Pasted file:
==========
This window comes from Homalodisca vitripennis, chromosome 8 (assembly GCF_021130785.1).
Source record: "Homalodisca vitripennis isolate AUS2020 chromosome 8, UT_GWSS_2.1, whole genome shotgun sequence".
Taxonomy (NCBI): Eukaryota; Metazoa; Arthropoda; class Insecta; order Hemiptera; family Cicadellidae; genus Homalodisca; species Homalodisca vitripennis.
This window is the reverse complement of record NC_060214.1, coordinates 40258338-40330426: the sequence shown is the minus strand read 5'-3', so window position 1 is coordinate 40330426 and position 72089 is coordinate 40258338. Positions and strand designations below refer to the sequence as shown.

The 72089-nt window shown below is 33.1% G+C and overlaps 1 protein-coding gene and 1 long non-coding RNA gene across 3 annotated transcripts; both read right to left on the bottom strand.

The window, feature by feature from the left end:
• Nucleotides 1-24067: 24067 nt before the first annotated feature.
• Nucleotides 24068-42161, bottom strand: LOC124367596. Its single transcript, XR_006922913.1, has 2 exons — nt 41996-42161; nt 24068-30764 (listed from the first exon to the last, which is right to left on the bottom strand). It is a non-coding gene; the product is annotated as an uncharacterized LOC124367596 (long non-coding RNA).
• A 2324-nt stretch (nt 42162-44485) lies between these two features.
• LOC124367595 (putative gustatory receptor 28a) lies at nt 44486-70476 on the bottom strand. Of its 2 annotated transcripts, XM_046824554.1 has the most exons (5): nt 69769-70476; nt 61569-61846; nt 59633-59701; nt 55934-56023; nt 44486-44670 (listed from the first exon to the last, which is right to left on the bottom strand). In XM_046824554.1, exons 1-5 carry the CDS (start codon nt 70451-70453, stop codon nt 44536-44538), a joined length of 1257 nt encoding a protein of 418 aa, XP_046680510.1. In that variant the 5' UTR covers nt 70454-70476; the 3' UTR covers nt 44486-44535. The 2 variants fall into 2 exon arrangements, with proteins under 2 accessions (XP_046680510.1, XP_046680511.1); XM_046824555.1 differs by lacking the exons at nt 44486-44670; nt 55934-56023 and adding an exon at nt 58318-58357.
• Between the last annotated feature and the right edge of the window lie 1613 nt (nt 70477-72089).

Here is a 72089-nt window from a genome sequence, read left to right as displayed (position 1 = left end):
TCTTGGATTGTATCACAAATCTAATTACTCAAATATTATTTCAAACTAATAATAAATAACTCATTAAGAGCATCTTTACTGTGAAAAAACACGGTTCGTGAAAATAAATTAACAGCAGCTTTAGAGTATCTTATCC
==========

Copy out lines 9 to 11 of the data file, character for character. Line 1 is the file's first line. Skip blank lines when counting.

• A 2324-nt stretch (nt 42162-44485) lies between these two features.
• LOC124367595 (putative gustatory receptor 28a) lies at nt 44486-70476 on the bottom strand. Of its 2 annotated transcripts, XM_046824554.1 has the most exons (5): nt 69769-70476; nt 61569-61846; nt 59633-59701; nt 55934-56023; nt 44486-44670 (listed from the first exon to the last, which is right to left on the bottom strand). In XM_046824554.1, exons 1-5 carry the CDS (start codon nt 70451-70453, stop codon nt 44536-44538), a joined length of 1257 nt encoding a protein of 418 aa, XP_046680510.1. In that variant the 5' UTR covers nt 70454-70476; the 3' UTR covers nt 44486-44535. The 2 variants fall into 2 exon arrangements, with proteins under 2 accessions (XP_046680510.1, XP_046680511.1); XM_046824555.1 differs by lacking the exons at nt 44486-44670; nt 55934-56023 and adding an exon at nt 58318-58357.
• Between the last annotated feature and the right edge of the window lie 1613 nt (nt 70477-72089).